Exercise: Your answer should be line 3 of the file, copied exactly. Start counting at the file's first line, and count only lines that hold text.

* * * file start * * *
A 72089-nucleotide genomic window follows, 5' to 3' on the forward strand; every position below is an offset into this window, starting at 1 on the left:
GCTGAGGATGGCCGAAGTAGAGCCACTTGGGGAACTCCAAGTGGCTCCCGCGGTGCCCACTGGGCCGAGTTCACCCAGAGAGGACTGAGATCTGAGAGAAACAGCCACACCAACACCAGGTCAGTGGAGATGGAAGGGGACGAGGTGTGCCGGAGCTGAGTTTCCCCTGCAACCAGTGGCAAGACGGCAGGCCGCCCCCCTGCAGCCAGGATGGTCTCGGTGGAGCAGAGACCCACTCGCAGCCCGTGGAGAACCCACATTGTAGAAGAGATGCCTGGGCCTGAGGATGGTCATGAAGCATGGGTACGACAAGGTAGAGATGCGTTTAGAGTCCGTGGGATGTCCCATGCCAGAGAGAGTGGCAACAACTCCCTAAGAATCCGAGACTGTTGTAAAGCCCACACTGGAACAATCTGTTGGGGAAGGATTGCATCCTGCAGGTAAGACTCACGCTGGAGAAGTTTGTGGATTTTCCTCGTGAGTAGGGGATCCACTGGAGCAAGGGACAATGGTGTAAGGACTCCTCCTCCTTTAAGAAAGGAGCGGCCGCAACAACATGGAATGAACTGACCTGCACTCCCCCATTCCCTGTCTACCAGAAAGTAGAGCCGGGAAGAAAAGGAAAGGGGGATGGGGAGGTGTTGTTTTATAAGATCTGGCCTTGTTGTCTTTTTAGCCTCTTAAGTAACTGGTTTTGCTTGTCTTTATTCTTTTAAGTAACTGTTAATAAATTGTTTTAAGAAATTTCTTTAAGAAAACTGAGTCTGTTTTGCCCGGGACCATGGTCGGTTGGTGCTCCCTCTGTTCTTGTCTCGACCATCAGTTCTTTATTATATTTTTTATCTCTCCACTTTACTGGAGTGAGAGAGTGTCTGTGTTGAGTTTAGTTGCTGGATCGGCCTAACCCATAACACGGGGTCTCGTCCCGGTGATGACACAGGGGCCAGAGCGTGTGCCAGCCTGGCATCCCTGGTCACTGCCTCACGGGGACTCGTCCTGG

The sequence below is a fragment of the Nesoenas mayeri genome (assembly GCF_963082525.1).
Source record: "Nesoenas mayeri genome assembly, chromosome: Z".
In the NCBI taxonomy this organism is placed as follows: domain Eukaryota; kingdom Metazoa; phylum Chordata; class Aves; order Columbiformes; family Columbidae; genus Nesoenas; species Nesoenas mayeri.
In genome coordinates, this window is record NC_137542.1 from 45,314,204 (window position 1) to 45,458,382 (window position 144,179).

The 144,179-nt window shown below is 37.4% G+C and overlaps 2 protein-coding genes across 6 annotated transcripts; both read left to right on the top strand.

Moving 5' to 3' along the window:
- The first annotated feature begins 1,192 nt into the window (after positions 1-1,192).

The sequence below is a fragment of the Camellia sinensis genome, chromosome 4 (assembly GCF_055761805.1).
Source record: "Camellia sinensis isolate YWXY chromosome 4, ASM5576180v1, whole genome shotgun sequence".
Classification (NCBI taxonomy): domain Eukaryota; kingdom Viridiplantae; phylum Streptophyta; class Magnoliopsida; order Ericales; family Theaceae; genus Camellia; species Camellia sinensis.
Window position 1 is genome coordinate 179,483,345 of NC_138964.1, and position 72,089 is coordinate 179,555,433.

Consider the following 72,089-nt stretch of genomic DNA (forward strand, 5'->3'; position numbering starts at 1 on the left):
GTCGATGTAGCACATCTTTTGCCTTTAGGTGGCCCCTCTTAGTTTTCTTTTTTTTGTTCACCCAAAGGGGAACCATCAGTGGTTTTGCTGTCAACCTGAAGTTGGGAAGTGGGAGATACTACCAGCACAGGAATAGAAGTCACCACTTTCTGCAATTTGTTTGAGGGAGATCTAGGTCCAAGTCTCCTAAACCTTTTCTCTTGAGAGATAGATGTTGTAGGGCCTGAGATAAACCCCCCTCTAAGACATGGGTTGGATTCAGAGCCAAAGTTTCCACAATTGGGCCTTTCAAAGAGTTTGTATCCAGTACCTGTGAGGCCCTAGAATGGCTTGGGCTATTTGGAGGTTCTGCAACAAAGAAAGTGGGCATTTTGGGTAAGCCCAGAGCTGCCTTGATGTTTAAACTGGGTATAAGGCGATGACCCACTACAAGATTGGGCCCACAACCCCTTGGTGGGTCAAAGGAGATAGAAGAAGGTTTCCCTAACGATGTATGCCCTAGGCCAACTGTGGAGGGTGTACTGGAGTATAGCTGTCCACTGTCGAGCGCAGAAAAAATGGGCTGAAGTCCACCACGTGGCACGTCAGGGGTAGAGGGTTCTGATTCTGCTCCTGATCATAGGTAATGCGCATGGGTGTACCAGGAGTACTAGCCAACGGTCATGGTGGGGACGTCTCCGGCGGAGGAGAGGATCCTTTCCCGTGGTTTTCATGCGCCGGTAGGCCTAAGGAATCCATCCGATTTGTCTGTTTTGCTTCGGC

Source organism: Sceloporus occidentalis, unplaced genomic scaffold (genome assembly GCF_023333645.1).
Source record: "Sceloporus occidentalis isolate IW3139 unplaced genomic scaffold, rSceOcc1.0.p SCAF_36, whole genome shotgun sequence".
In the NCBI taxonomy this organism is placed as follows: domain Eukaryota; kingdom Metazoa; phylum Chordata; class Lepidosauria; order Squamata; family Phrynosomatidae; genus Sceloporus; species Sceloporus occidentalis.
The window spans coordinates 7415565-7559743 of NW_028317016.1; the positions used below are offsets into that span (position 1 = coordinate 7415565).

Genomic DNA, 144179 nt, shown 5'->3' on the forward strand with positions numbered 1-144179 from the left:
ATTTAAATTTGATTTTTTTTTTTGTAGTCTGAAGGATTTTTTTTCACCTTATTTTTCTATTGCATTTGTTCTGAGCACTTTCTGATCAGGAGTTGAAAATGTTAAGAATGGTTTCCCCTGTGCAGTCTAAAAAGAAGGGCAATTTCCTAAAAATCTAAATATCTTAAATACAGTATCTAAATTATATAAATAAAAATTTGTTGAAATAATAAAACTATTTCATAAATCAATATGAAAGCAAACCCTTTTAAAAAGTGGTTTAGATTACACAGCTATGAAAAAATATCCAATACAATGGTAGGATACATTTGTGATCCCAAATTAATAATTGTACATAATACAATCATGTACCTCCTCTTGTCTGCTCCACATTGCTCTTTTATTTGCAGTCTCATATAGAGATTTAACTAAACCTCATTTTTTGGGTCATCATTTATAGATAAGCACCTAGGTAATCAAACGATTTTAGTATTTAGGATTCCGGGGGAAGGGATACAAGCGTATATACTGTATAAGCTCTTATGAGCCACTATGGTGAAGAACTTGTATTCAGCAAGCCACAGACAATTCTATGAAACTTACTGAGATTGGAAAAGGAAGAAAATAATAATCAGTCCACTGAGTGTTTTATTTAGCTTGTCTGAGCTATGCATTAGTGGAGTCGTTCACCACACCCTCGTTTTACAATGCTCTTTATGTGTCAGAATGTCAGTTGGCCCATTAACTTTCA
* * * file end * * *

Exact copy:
The sequence below is a fragment of the Nesoenas mayeri genome (assembly GCF_963082525.1).